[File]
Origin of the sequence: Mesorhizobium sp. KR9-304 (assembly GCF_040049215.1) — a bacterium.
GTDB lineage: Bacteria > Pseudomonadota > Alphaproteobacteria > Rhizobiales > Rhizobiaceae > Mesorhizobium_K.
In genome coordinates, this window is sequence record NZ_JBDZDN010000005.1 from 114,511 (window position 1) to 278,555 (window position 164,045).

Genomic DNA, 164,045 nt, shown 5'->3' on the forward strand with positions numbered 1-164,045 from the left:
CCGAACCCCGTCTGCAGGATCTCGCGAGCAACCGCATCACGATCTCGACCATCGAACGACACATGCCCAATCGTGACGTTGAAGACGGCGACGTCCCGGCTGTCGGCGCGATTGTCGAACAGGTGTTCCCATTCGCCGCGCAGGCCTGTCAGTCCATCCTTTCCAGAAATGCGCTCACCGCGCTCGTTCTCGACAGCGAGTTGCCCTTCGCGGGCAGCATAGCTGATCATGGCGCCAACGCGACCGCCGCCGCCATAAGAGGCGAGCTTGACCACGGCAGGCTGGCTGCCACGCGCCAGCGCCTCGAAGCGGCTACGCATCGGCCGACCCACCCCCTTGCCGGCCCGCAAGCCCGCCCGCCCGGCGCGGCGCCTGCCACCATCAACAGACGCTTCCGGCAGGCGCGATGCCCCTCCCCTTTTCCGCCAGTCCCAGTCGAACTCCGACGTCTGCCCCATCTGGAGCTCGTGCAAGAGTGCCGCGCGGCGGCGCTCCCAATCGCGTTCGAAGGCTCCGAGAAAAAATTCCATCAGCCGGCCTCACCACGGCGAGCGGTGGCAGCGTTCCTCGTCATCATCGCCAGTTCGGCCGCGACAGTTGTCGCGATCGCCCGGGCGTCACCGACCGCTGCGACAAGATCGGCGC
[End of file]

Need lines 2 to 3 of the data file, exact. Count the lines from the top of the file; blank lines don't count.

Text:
GTDB lineage: Bacteria > Pseudomonadota > Alphaproteobacteria > Rhizobiales > Rhizobiaceae > Mesorhizobium_K.
In genome coordinates, this window is sequence record NZ_JBDZDN010000005.1 from 114,511 (window position 1) to 278,555 (window position 164,045).